6. Chasing Amy (1997)
Although Chasing Amy gets a lot of criticism for being a film that feels very dated, it still functions as an original contribution to cinema. What makes Chasing Amy so effective is the way it captures the fragility of the male ego. Kevin Smith, no stranger to creating immature male characters, made a film that features the same immature characters we would expect and gives them a life lesson to remember. Chasing Amy may be perceived as problematic by today’s standards, but it deserves a nod for attempting to put a serious story in a comedy.
7. Love Story (1970)
There are similar movies like Love Story that feature familiar tropes. For example, we’ve seen a man fall in love with a woman who has been diagnosed with an illness before (most recently in The Big Sick). However, Love Story remains a film worth watching for its earnestness. It’s definitely a sappy romantic film, but it was nominated for seven Oscars for a reason. Even though it may not be as challenging as some of the other films on this list, Love Story is a classic.
8. Brief Encounter (1945)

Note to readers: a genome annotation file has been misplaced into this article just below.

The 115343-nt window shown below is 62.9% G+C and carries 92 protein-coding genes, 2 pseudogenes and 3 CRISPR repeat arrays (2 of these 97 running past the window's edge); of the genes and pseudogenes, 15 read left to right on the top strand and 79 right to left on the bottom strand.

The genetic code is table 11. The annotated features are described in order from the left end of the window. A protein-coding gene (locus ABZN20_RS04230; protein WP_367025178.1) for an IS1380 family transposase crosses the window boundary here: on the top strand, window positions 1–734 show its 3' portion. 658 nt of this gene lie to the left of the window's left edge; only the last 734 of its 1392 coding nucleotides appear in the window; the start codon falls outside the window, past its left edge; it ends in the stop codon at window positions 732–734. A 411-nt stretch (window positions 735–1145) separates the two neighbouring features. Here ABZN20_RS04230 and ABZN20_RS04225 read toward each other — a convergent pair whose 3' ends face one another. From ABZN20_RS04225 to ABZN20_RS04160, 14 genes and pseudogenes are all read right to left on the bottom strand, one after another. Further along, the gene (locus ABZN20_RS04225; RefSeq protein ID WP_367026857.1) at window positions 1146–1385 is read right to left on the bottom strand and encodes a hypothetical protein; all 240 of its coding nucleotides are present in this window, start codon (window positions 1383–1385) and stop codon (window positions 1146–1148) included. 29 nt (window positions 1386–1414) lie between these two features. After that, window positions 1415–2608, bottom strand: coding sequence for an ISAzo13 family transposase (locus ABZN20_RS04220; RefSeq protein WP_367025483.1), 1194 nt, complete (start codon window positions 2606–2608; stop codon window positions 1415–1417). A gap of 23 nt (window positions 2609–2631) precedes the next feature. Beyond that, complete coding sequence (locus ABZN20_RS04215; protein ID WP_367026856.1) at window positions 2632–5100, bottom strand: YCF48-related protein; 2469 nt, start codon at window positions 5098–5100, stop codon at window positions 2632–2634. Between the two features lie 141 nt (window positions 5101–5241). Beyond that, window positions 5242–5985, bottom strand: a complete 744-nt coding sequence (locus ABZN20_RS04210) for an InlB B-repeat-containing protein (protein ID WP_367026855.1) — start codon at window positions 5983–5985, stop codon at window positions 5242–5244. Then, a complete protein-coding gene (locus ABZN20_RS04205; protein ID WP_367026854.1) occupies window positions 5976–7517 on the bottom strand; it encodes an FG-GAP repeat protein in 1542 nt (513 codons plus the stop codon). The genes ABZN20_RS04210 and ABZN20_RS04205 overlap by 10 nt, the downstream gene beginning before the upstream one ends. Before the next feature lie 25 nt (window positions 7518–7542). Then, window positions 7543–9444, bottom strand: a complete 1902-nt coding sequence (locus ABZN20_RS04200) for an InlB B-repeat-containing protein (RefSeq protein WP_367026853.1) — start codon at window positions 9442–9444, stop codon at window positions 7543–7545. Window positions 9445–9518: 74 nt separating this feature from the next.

Before David Lean would become well known for making sweeping Hollywood epics like Lawrence of Arabia, he made one of the most ahead-of-its-time relationship films ever. For a black and white film, Brief Encounter feels surprisingly unique in its portrayal of a couple that love each other but cannot be together. Another great pre-epic David Lean film to tackle the complexity of relationships: The Passionate Friends.
9. Stromboli (1950)
Roberto Rossellini’s work with Ingrid Bergman is important when discussing relationship films due to the groundbreaking way in which the theme is explored. In Stromboli, Ingrid Bergman’s character falls in love only to realize it won’t make her happy. She suffers from the strange dynamic of being in love, yet still feeling unfulfilled. It’s a challenging predicament to be in: what do you do when love isn’t the answer it seems to be? Another Rossellini film worth mentioning on this list: Journey to Italy.
10. War of the Roses (1989)
This is the most unusual film on this list. It’s a film with a mature premise that gets incredibly silly, and that really works to its benefit. The strength of this movie is that it really goes for its goofy humour. A movie that has divorce and comedy could easily go wrong, but War of the Roses is a lot of fun. It’s outlandish to the point of being almost in cartoon territory, and that’s somehow extremely fitting.
Author Bio: Dilair Singh is a film lover from Toronto. He particularly enjoys screenwriting, and hopes to sell a screenplay someday. You can find him on Twitter: @dilairsingh.